The Easter Prophets

We can't breathe sign at protest beside pandas at Hong Kong zoo.

This year Easter comes to us with the full prophetic voice--the warnings and the promise.

Christians often turn to the Hebrew prophets for our holy days, which has given us a rather lopsided view of their message. We relish, "Comfort, comfort my people" and all the promises of streams in the desert, mourning into dancing, a return from exile, a savior to come, and life springing from a valley of dry bones. We're far less likely to pay attention when those same prophets throw down dire warnings about the root causes of the initial discomfort, why we ended up in exile, or how a lovely valley ever became a mass grave of dry bones in the first place.

This year Easter comes to us with the fullness of the prophetic voice, as God's message speaks first through wailing sirens on behalf of those who cannot breathe and then follows on with the still small voice of Creation proclaiming resurrection and return. If we are to enjoy the latter, we must open our eyes and ears to the former.

It was the prophet Eric Garner who on July 17, 2014 cried out for an entire community, "I can't breathe!" as he died in a police chokehold on the streets of Staten Island, NY. He was accused of selling single cigarettes from a pack without tax stamps, an accusation he denied--while he still had breath. The cause of death was listed as suffocation.

For those with ears to hear, his cry of "I can't breathe!" warned that racism was choking entire communities of color. His cry foretold this day, when those forced to breathe the mold in substandard housing in communities where air pollution makes breathing a hazard and where healthy food is unavailable and healthcare is both unaffordable and unequally distributed would succumb to a pandemic of the breath in numbers far greater than their white peers.

The Hebrew word for breath is the same as the word for spirit, and it seems to me no accident that we now face a pandemic that attacks our lungs. Our communal spiritual disease--our lack of concern for and in some cases our direct attacks upon the poor and vulnerable has taken on physical form. As we have denied breath to some, so it is now denied to all of us. We were warned, but we choked off the voice of our prophets.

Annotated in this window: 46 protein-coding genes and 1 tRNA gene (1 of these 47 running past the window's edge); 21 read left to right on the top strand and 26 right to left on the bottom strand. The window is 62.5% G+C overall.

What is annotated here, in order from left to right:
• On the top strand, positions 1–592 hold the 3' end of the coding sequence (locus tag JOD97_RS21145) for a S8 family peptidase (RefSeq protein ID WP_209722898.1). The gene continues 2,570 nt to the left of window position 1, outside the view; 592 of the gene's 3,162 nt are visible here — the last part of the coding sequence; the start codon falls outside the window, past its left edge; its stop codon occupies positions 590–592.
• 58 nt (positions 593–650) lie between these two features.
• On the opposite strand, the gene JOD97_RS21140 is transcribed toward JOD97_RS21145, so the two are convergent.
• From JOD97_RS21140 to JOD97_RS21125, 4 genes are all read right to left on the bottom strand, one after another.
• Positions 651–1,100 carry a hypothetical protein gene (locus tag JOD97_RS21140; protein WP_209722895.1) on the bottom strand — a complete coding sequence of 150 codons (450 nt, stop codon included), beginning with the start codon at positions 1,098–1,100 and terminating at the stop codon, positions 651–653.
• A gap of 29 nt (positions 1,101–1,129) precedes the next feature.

We have been driven into exile, and in our isolation have time to reflect on what led us here. Every social ill in the country is now laid bare for the world to see, even as the first mass graves are being filled in New York's Hart Island. Who will be the Ezekiel with enough breath remaining to call out, "Come from the four winds, O Breath, and breathe upon these slain that they may live?"

The human spirit, the human breath has taken a hit. But God does not speak through our voices alone. On Palm Sunday Jesus was asked to instruct his followers to stop their cries of "Hosanna!" Jesus answered that if those voices fell silent, the rocks themselves would cry out. And so it is with the promise of resurrection this Easter. As it has been from the beginning, all creation--even while groaning for its redemption--is showing forth the promise.

Cities from Delhi to Bogota to Los Angeles can suddenly see the beauty around them as the smog has cleared. In Mexico, jaguars now roam where tourists once crowded them out. In cities across the world, the animals have come out of hiding and explore the streets. On a beach in Brazil, usually crowded with people, over 100 endangered baby hawksbill sea turtles have hatched and made their way to the water. In the Ocean Park Zoo in Hong Kong, a pair of endangered pandas mated for the first time in their ten years together.

These too are our prophets, pointing the way to healing the lungs of the world. They are reminding us that Sabbath heals. They are reminding us that Jesus didn't jump off the cross in a flash of glory, but rather in the quiet of a sealed tomb, as the disciples set themselves apart to observe a mournful and terrifying Sabbath, the stone was rolled away and Jesus walked out with so little fanfare that Mary mistook him for the gardener. Bit by bit, the smog cleared from the eyes of his followers. One by one they came out of hiding and began to understand that life wasn't over--it had only just begun.

Not all of them learned. Judas didn't wait, lost all hope, and took his own life. But for those who didn't give in to despair; for Peter who grieved his own cowardice and Thomas who was honest about his own doubts; for those who were willing to listen to what the women had told them and act on that information, the terror ended. Death no longer had the victory; the grave no longer came with a sting. They and the world were forever changed.

In the absence of our joined Alleluia's this year, the sky and stones and creatures of the earth prophesy, "Resurrection!" Creation bears witness to the promise now, just as it did when the very first winter turned into spring. If we can learn to blend work and Sabbath--if we can restructure our lives so that all peoples and all living things literally have breathing room, then the dry bones of our oppressed communities and beleaguered earth can rise to new life, our mourning shall turn to dancing, and our exile will end. But the breath must come from the four winds--it must be shared by all, not hoarded for just a few. We rise from the valley together or we remain a valley of dry bones.

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